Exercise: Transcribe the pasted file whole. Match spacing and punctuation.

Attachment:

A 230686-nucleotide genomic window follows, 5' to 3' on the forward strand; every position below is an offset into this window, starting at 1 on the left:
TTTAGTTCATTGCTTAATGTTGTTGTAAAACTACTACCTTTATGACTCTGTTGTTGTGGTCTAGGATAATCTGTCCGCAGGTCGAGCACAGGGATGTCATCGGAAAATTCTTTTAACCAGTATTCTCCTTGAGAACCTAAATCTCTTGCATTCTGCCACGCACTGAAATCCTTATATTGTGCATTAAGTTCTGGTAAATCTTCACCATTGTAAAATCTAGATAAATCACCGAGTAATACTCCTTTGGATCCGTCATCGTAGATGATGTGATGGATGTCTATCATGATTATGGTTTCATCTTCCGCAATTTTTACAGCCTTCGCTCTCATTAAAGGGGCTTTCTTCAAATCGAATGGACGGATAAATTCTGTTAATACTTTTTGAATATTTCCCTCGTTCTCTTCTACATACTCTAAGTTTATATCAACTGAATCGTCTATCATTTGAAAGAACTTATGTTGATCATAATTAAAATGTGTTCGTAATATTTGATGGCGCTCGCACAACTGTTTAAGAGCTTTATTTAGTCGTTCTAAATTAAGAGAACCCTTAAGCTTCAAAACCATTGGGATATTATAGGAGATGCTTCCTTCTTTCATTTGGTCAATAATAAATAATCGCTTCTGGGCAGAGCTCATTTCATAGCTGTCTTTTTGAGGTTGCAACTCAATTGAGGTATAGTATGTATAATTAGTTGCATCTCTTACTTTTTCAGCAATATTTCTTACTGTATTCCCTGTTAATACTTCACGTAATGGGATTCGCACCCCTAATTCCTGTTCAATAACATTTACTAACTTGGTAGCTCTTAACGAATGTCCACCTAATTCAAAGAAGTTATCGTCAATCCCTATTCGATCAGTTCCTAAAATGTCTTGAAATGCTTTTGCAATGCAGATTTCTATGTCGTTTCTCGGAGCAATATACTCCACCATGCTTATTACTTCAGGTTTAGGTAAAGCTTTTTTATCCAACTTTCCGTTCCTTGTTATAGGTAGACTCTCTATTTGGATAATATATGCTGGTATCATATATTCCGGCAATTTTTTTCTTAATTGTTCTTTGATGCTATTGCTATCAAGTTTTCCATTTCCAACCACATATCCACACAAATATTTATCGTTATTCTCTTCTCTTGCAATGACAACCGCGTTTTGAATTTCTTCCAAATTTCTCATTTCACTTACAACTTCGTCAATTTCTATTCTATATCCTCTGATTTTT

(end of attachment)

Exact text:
A 230686-nucleotide genomic window follows, 5' to 3' on the forward strand; every position below is an offset into this window, starting at 1 on the left:
TTTAGTTCATTGCTTAATGTTGTTGTAAAACTACTACCTTTATGACTCTGTTGTTGTGGTCTAGGATAATCTGTCCGCAGGTCGAGCACAGGGATGTCATCGGAAAATTCTTTTAACCAGTATTCTCCTTGAGAACCTAAATCTCTTGCATTCTGCCACGCACTGAAATCCTTATATTGTGCATTAAGTTCTGGTAAATCTTCACCATTGTAAAATCTAGATAAATCACCGAGTAATACTCCTTTGGATCCGTCATCGTAGATGATGTGATGGATGTCTATCATGATTATGGTTTCATCTTCCGCAATTTTTACAGCCTTCGCTCTCATTAAAGGGGCTTTCTTCAAATCGAATGGACGGATAAATTCTGTTAATACTTTTTGAATATTTCCCTCGTTCTCTTCTACATACTCTAAGTTTATATCAACTGAATCGTCTATCATTTGAAAGAACTTATGTTGATCATAATTAAAATGTGTTCGTAATATTTGATGGCGCTCGCACAACTGTTTAAGAGCTTTATTTAGTCGTTCTAAATTAAGAGAACCCTTAAGCTTCAAAACCATTGGGATATTATAGGAGATGCTTCCTTCTTTCATTTGGTCAATAATAAATAATCGCTTCTGGGCAGAGCTCATTTCATAGCTGTCTTTTTGAGGTTGCAACTCAATTGAGGTATAGTATGTATAATTAGTTGCATCTCTTACTTTTTCAGCAATATTTCTTACTGTATTCCCTGTTAATACTTCACGTAATGGGATTCGCACCCCTAATTCCTGTTCAATAACATTTACTAACTTGGTAGCTCTTAACGAATGTCCACCTAATTCAAAGAAGTTATCGTCAATCCCTATTCGATCAGTTCCTAAAATGTCTTGAAATGCTTTTGCAATGCAGATTTCTATGTCGTTTCTCGGAGCAATATACTCCACCATGCTTATTACTTCAGGTTTAGGTAAAGCTTTTTTATCCAACTTTCCGTTCCTTGTTATAGGTAGACTCTCTATTTGGATAATATATGCTGGTATCATATATTCCGGCAATTTTTTTCTTAATTGTTCTTTGATGCTATTGCTATCAAGTTTTCCATTTCCAACCACATATCCACACAAATATTTATCGTTATTCTCTTCTCTTGCAATGACAACCGCGTTTTGAATTTCTTCCAAATTTCTCATTTCACTTACAACTTCGTCAATTTCTATTCTATATCCTCTGATTTTT